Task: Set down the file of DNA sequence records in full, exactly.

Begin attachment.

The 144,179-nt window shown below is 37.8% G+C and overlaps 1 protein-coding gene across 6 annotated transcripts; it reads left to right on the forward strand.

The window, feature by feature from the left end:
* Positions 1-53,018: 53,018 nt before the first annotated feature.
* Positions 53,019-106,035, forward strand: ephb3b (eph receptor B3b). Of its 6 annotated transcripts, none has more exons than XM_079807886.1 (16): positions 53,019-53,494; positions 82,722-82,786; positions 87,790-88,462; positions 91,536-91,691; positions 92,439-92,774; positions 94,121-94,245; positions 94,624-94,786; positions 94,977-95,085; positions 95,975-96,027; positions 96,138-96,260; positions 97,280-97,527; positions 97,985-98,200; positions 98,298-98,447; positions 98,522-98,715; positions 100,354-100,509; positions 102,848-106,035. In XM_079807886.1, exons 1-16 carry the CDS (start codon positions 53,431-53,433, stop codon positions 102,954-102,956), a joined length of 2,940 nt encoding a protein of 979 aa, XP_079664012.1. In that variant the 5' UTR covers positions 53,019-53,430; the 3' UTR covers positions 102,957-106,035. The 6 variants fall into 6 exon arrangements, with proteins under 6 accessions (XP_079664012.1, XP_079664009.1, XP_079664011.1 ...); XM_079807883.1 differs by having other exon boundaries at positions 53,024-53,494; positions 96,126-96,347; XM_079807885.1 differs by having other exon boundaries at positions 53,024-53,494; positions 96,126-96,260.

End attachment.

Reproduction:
The 144,179-nt window shown below is 37.8% G+C and overlaps 1 protein-coding gene across 6 annotated transcripts; it reads left to right on the forward strand.

The window, feature by feature from the left end:
* Positions 1-53,018: 53,018 nt before the first annotated feature.
* Positions 53,019-106,035, forward strand: ephb3b (eph receptor B3b). Of its 6 annotated transcripts, none has more exons than XM_079807886.1 (16): positions 53,019-53,494; positions 82,722-82,786; positions 87,790-88,462; positions 91,536-91,691; positions 92,439-92,774; positions 94,121-94,245; positions 94,624-94,786; positions 94,977-95,085; positions 95,975-96,027; positions 96,138-96,260; positions 97,280-97,527; positions 97,985-98,200; positions 98,298-98,447; positions 98,522-98,715; positions 100,354-100,509; positions 102,848-106,035. In XM_079807886.1, exons 1-16 carry the CDS (start codon positions 53,431-53,433, stop codon positions 102,954-102,956), a joined length of 2,940 nt encoding a protein of 979 aa, XP_079664012.1. In that variant the 5' UTR covers positions 53,019-53,430; the 3' UTR covers positions 102,957-106,035. The 6 variants fall into 6 exon arrangements, with proteins under 6 accessions (XP_079664012.1, XP_079664009.1, XP_079664011.1 ...); XM_079807883.1 differs by having other exon boundaries at positions 53,024-53,494; positions 96,126-96,347; XM_079807885.1 differs by having other exon boundaries at positions 53,024-53,494; positions 96,126-96,260.